If you’re wondering how to use social media for small businesses, look no further than these 12 essential tips to get started.
If you have a business, you likely spend a lot of your time trying to dig up the latest social media marketing tips. And for a good reason.
There are now 4.2 billion active social media users—almost twice as many as there were just five years ago. Those users spend an average of 2 hours and 25 minutes on social channels every day.
Bonus: Get a free social media strategy template to quickly and easily plan your own strategy. Also, use it to track results and present the plan to your boss, teammates, and clients.
10 essential social media tips for business
Start with a plan
It’s easy to get started using social media for business purposes. We all use social media in our day-to-day lives, so there’s a comfort level with the tools.
It doesn’t cost anything to create a Facebook Page for your business, start posting on Instagram, or create a presence on Twitter.
But before you leap in feet first, remember: every good business strategy starts with a good plan. Yes, you can use social tools for free. But the time and effort involved still represent an investment in your business.
Without a plan, you have no clear goal for what you’re trying to achieve. That means there’s no way to know if you’re getting a return on that investment.
Take the time to create a social media plan upfront. This ensures all your social efforts support specific business goals.
Here are some strategic social media tips from our guide to creating a social media marketing plan:
Set social media goals and objectives
Create goals that follow the SMART framework. They should be specific, measurable, attainable, relevant, and timely.
Base your goals on metrics that will have a tangible impact on your business. For example, you could acquire customers or raise your conversion rate rather than simply racking up likes.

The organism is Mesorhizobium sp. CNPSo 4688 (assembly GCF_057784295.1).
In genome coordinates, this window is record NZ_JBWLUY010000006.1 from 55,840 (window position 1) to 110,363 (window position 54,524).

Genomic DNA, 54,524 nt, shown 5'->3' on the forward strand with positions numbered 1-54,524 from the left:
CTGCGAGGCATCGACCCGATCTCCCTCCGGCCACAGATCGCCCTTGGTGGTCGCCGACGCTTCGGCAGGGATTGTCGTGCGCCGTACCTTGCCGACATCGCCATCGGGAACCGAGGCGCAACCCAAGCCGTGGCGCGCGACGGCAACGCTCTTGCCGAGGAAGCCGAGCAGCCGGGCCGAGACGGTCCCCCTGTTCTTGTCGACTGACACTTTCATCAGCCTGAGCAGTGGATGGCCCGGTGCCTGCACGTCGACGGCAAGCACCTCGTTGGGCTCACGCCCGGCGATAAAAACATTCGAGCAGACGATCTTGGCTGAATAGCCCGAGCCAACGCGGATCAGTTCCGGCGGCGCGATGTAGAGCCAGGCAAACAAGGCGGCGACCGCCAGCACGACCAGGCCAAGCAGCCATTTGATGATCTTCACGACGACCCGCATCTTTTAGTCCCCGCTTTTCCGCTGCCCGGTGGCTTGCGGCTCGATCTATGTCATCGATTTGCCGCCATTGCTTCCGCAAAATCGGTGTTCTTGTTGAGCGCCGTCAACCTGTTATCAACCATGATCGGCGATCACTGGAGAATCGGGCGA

Research the competition
How are your competitors using social media? While you don’t want to copy them, learning from what others have done is a great way to reduce your learning curve.
Competitive analysis can help you learn what’s working and not for other businesses like yours.
Conduct a social media audit
If you’re already using social media, now’s the time to take a step back and evaluate your existing efforts.
We’ve got an easy-to-use social media audit template to walk you through the process.
You’ve looked at what your competitors are doing online, but what about other businesses? Take inspiration from the success of companies in all industries.
Where can you find these success stories? Head to the business section of most social networks’ websites, and you’ll find helpful case studies.
This blog can also be a great source of inspiration since we always include lots of examples. And pay attention to what your favorite brands are doing. What makes you want to click or follow or buy?
Create a social media calendar
A social media calendar helps you post the right content to the proper social channels at the right time. It should include a plan for your content mix.
Try starting with the 80-20 rule. Use 80% of your content to inform, educate, or entertain your audience. Use the other 20% to promote your brand or sell your products.
2. Decide which platforms are right for you.
Please don’t make assumptions about where your audience spends their time online.
Your instinct might tell you that if you’re targeting Gen Z, you should skip Facebook and focus on Instagram and TikTok. But the data shows that nearly a quarter of Facebook users are aged 18 to 24.
Social might not seem like a top priority if you’re selling to baby boomers. But it should be. Facebook and Pinterest are the top social networks for boomers. Adults over age 65 are Facebook’s fastest-growing audience segment.